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TJC Hedgerow Project: A Living Fence Booklet Teaser
by David Troxell, Ecology Action Communications Director

Years ago, we received a copy of the book Hedgerow as a gift from a friend. The lovely writing and beautiful illustrations struck a chord deep within us and inspired us to think about creating hedgerows in our own gardens. With the book as an inspiration, EA Communications Director David Troxell used his extensive experience in landscape and garden design to plan our hedge, which we hope to establish this fall and winter. The result of this work will be published this spring as EA's Self-Teaching Mini-Series Booklet 43: Growing a Living Fence. This is an excerpt for you to enjoy!

Called to Something Different

Something that has bothered us for a long time is the obligatory fence around the garden. The two concepts are completely opposed: a garden is a lush oasis, a gift for all who enter it, a sustaining landscape; a fence is a boundary, a limitation, an oppressing force. The problem, of course, is that as gardeners we hope to keep most of our hard-labored harvest to feed the soil and ourselves rather than losing it to wildlife. There is a real and valuable purpose served by a garden fence, in that the time and care put into the garden are all deliberate, performed by a specific person or group of persons, and therefore it is unfair if, in one night of moondrunken revelry, the entire crop is lost to marauding llamas.

But is a fence “fair” to the llamas? To the deer?

We are, after all, farming land that is not our own. For generations those deer have been grazing our hill. Forty years ago, we showed up, declared the place a garden, and threw up a fence.

Whether or not a fence is fair to wandering wildlife, a wall of wire surrounding an abundant garden is an unappealing contrast.

A garden is a productive and organized affair, but should always be aesthetically pleasing. We have seen many beautiful fences. Natural materials like wood and bamboo are beautiful options for a fence, but are expensive choices. On the other hand, posts with netting or wire are less expensive, and once installed last a very long time. There are still barbed wire fences in the western United States that have lasted for over a century. Of course, in an area with high humidity or salt, this would be a much shorter-lived material.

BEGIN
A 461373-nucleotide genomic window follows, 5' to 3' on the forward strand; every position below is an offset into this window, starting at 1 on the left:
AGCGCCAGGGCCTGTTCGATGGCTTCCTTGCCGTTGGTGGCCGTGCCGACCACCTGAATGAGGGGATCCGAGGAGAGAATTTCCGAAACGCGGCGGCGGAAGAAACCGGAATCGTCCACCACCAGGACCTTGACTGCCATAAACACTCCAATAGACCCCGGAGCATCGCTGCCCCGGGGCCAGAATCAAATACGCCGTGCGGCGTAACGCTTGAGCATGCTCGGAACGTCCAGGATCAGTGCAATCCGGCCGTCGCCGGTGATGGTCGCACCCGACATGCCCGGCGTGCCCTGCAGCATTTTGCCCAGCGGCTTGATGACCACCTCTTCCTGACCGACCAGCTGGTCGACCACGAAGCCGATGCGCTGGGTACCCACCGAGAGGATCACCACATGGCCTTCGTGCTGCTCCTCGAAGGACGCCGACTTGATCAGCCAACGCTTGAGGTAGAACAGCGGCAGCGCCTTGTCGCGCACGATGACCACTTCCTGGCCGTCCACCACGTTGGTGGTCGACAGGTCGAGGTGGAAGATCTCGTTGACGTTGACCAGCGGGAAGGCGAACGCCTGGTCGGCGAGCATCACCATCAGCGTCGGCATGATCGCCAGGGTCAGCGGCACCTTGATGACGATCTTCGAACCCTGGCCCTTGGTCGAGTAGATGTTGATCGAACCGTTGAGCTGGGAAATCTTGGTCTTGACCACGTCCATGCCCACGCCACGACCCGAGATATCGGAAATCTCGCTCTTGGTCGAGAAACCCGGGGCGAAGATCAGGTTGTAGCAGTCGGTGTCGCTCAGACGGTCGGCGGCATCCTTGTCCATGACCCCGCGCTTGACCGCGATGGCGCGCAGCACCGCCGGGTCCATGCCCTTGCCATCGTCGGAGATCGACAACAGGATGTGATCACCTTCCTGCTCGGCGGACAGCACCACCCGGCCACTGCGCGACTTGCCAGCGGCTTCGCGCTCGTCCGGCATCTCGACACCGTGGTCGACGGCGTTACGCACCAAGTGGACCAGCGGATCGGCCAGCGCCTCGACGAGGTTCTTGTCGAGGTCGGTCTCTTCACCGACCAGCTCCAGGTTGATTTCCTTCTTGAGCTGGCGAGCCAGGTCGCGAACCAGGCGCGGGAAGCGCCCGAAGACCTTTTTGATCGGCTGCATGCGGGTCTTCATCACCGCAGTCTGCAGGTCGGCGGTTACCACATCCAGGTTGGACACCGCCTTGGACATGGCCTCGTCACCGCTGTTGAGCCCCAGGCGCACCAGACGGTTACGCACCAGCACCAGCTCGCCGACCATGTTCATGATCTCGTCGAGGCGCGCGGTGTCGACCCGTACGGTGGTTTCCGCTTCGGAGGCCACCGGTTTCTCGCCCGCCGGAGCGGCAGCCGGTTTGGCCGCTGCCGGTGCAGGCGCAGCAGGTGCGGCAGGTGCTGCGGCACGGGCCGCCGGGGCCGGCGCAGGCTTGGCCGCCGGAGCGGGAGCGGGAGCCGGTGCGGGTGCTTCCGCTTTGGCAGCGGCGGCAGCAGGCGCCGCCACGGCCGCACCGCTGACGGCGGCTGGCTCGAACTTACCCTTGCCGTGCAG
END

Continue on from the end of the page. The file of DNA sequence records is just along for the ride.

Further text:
An excellent solution to the combined needs of beauty and functionality is a hedgerow, a living fence. If designed properly, we suppose the hedge could be aesthetically pleasing, blend in with the garden and surrounding space, keep deer, llamas, and neighbors away, and be productive at the same time: we could provide food for foraging animals on the outside of the hedge, and food for the gardeners on the inside, snacking while they work. Rather than requiring the importation of posts from somewhere else, this "fence" could actually provide coppicing wood over time.

The only negative aspect of a hedgerow is the amount of space it requires: the width of most fences is one to eight inches, while a living hedge fence can be many feet wide, depending on how thick and impenetrable you wish the barrier to be, and what material(s) you would like to incorporate for different purposes.

The world-famous British hedgerows, which are hundreds of years old, have over time created their own ecosystems, acting as the last natural places in cultivated farmlands. Oftentimes they serve as wildlife corridors, allowing larger species to move from one area to another without risking exposure in the plowed fields, and many species of birds and small mammals make permanent homes in hedgerows. These living fences seem to have provided a is a very “fair” affair indeed, for everyone involved: the landlords had their property boundaries marked and protected, the wildlife still had a space to build nests, forage for food, and live their lives, and even the peasants walking past a hedgerow growing along a common road were free to forage for the berries and fruits growing there as well.

An artist's rendering of the placement of trees and shrubs within a hedgerow

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